13 Works

Data from: Abortion legislation, maternal healthcare, fertility, female literacy, sanitation, violence against women, and maternal deaths: a natural experiment in 32 Mexican states

Elard Koch, Monique Chireau, Fernando Pliego, Joseph Stanford, Sebastián Haddad, Byron Calhoun, Paula Aracena, Miguel Bravo, Sebastián Gatica & John Thorp
Objective: To test whether there is an association between abortion legislation and maternal mortality outcomes after controlling for other factors thought to influence maternal health. Design: Population-based natural experiment. Setting and data sources: Official maternal mortality data from 32 federal states of Mexico between 2002 and 2011. Main outcomes: Maternal mortality ratio (MMR), MMR with any abortive outcome (MMRAO) and induced abortion mortality ratio (iAMR). Independent variables: Abortion legislation grouped as less (n=18) or more...

Data from: The geomagnetic environment in which sea turtle eggs incubate affects subsequent magnetic navigation behavior of hatchlings

Matthew J. Fuxjager, Kyla R. Davidoff, Lisa A. Mangiamele & Kenneth J. Lohmann
Loggerhead sea turtle hatchlings (Caretta caretta) use regional magnetic fields as open-ocean navigational markers during trans-oceanic migrations. Little is known, however, about the ontogeny of this behaviour. As a first step towards investigating whether the magnetic environment in which hatchlings develop affects subsequent magnetic orientation behaviour, eggs deposited by nesting female loggerheads were permitted to develop in situ either in the natural ambient magnetic field or in a magnetic field distorted by magnets placed around...

Data from: Key players and hierarchical organization of prairie dog social networks

Jennifer L. Verdolin, Robert R. Dunn & Amanda L. Traud
The use of social network theory in evaluating animal social groups has gained traction in recent years. Despite the utility of social network analysis in describing attributes of social groups, it remains unclear how comparable this approach is to traditional behavioral observational studies. Using data on Gunnison’s prairie dog (Cynomys gunnisoni) social interactions we describe social networks from three populations. We then compare those social networks to groups identified by traditional behavioral approaches and explore...

Data from: When should species richness be energy limited, and how would we know?

Allen H. Hurlbert & James C. Stegen
Energetic constraints are fundamental to ecology and evolution, and empirical relationships between species richness and estimates of available energy (i.e. resources) have led some to suggest that richness is energetically constrained. However, the mechanism linking energy with richness is rarely specified and predictions of secondary patterns consistent with energy-constrained richness are lacking. Here, we lay out the necessary and sufficient assumptions of a causal relationship linking energy gradients to richness gradients. We then describe an...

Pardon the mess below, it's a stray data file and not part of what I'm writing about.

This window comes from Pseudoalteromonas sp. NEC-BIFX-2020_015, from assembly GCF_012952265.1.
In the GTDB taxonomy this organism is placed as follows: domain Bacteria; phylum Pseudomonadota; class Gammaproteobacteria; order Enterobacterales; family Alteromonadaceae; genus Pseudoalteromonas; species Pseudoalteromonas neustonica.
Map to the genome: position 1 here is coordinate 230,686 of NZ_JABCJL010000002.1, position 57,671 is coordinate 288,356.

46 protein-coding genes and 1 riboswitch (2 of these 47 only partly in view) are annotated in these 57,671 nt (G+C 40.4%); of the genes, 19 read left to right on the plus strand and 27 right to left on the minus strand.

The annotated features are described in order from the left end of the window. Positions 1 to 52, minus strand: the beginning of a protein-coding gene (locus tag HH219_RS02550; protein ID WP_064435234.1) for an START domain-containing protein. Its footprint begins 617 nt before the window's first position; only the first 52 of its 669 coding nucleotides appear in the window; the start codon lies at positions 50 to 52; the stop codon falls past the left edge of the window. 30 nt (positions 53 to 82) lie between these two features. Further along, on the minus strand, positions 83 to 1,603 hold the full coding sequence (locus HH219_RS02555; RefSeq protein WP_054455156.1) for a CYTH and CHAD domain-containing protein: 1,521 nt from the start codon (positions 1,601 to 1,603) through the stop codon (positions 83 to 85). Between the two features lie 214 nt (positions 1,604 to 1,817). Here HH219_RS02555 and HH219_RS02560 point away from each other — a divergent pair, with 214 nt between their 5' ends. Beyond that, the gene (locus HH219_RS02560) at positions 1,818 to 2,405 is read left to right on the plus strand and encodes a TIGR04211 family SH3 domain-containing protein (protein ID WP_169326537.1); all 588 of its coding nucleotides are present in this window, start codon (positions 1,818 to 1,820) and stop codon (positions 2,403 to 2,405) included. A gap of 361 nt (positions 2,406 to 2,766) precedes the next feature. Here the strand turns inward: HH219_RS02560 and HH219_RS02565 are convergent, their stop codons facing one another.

Data from: Folding wings like a cockroach: a review of transverse wing folding ensign wasps (Hymenoptera: Evaniidae: Afrevania and Trissevania)

István Mikó, Robert S. Copeland, James P. Balhoff, Matthew J. Yoder & Andrew R. Deans
We revise two relatively rare ensign wasp genera, whose species are restricted to Sub-Saharan Africa: Afrevania and Trissevania. Afrevania longipetiolata sp. nov., Trissevania heatherae sp. nov., T. hugoi sp. nov., T. mrimaensis sp. nov. and T. slideri sp. nov. are described, males and females of T. anemotis and Afrevania leroyi are redescribed, and an identification key for Trissevaniini is provided. We argue that Trissevania mrimaensis sp. nov. and T. heatherae sp. nov. populations are vulnerable,...

Data from: Mediation analysis demonstrates that trans-eQTLs are often explained by cis-mediation: a genome-wide analysis among 1,800 South Asians

Brandon L. Pierce, Lin Tong, Lin S. Chen, Ronald Rahaman, Maria Argos, Farzana Jasmine, Shantanu Roy, Rachelle Paul-Brutus, Harm-Jan Westra, Lude Franke, Tonu Esko, Rakibuz Zaman, Tariqul Islam, Mahfuzar Rahman, John A. Baron, Muhammad G. Kibriya & Habibul Ahsan
A large fraction of human genes are regulated by genetic variation near the transcribed sequence (cis-eQTL, expression quantitative trait locus), and many cis-eQTLs have implications for human disease. Less is known regarding the effects of genetic variation on expression of distant genes (trans-eQTLs) and their biological mechanisms. In this work, we use genome-wide data on SNPs and array-based expression measures from mononuclear cells obtained from a population-based cohort of 1,799 Bangladeshi individuals to characterize cis-...

Data from: ABCG transporters are required for suberin and pollen wall extracellular barriers in Arabidopsis

Vandana Yadav, Isabel Molina, Kosala Ranathunge, Indira Queralta Castillo, Steven J. Rothstein & Jason W. Reed